I rolled my eyes when I heard of Jeff Bezos’ journey into space this week. One more super rich guy with his vanity project. Meanwhile, there are too many problems here on earth. As my husband Randy followed the launch on cable news, I half-watched. Then I heard something that riveted my attention.
An 18-year-old boy was going up with them. My motherly instincts went on full alert.
Also on board were Bezos’ brother Mark, and Wally Funk, an 82-year-old NASA veteran. She’d been denied going into space earlier because of her gender.
My mind flashed to the Challenger tragedy in 1986. The smiling faces of those seven astronauts, including high school teacher Christa McAuliffe, as they boarded. And then the unthinkable. Once in space, the rocket blew apart before everyone’s eyes. I’ll never forget the stricken faces of Christa‘s parents in the stands.
Knowing that young boy was involved upped the ante for me. Him on this journey — along with elderly Wally, and brother Mark — had all the hallmarks of a made-for-television tragedy.
The last few seconds of lift-off were called. I held my breath.
Engines fired and the rocket ascended. I’m no expert, but compared to Richard Branson’s sleek, modern aircraft, Bezos’ looked like something out of the Jetson’s.
The rocket lumbered up and didn’t so much cut the air as shove it aside.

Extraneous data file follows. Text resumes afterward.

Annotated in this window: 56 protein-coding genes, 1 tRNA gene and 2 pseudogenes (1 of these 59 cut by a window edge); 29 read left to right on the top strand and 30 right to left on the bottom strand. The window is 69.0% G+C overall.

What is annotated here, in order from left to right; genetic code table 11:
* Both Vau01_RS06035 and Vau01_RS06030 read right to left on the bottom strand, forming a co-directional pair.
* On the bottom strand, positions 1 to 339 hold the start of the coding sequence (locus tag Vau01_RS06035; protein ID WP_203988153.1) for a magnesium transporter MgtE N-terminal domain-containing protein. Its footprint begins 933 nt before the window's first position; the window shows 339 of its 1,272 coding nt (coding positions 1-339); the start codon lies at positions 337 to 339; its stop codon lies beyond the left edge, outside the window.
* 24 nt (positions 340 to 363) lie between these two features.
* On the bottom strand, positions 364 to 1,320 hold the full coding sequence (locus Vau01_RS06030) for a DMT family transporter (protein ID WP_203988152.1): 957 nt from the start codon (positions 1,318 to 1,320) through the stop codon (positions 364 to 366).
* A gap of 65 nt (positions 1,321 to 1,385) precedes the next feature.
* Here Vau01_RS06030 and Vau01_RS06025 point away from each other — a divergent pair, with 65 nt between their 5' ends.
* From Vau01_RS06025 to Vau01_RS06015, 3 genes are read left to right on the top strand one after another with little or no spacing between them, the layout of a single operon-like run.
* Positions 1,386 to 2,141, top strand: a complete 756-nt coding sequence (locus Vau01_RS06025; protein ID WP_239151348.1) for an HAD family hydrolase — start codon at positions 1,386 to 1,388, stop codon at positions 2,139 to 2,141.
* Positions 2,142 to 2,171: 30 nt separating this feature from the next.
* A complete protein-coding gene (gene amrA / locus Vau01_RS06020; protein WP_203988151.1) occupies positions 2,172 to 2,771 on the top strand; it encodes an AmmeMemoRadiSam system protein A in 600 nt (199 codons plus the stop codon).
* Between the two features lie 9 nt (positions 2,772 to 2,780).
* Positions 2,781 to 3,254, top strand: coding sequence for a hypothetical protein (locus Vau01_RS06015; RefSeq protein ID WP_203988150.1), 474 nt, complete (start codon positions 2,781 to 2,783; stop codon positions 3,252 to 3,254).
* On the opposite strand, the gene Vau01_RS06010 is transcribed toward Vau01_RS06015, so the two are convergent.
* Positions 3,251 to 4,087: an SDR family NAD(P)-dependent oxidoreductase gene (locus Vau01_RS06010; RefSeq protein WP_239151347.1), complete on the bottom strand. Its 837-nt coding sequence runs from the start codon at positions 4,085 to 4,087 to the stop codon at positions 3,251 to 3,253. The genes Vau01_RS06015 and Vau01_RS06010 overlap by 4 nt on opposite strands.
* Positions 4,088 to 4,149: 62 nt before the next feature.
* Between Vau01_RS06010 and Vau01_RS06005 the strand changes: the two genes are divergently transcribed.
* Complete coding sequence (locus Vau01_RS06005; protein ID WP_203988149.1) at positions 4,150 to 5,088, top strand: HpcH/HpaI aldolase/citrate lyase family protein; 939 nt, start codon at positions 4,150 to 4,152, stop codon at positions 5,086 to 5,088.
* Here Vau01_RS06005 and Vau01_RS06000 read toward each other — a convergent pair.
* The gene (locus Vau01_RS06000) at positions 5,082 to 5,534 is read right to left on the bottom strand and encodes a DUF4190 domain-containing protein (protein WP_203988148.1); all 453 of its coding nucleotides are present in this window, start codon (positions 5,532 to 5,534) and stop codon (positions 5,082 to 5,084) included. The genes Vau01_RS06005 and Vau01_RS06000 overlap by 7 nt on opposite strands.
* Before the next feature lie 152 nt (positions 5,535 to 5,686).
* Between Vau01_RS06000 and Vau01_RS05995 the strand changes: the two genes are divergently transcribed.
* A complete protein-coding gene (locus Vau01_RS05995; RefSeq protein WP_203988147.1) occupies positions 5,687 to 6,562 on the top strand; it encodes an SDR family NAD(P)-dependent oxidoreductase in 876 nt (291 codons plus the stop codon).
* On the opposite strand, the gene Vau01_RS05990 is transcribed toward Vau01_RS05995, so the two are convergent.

And yet watching, I found myself transfixed and surprisingly moved. Not only by the fragile life onboard, but (despite all the hubris) the great bravery and innovation it took to pull off.
“Please make it,” I found myself saying. I couldn’t stop thinking of that boy’s parents on the ground, watching as their young son soared so far away.
After a few minutes, the rocket reached an unfathomable 350,000 feet. We could hear the happy yips of the weightless people onboard. (Of course, Bezos had to go further than Branson. I can’t imagine what Elon Musk will do. Zero gravity tennis, anyone?).
Minutes later, it was time to return. Unlike the sleek landing of Branson’s craft, Bezos’ nubby capsule came down with an unceremonious thud. And that was that.
I’ll say one thing, these billionaires know how to put on a show.
On one hand, I understand their money is needed in practical, immediate ways – fighting hunger, disease, and poverty. And I want to believe these guys do give… a lot. We just don’t know it. (I really need to believe that. I won’t even go into their paying taxes).
On the other hand, there was something stirring about the sight. It must be akin to watching the Wright Brothers take that first flight from Kitty Hawk in 1903. I was especially happy to see that young man emerge, happy and unscathed.
Like it or not, we seem to be entering a new era. Who knows what all this means? And where it will lead for our grandchildren, great-grandchildren, and beyond?
All I know is it took my motherly instincts to tune in.
How do you feel about space explorations by billionaires? Comments are always welcome and if you’d like, please share.
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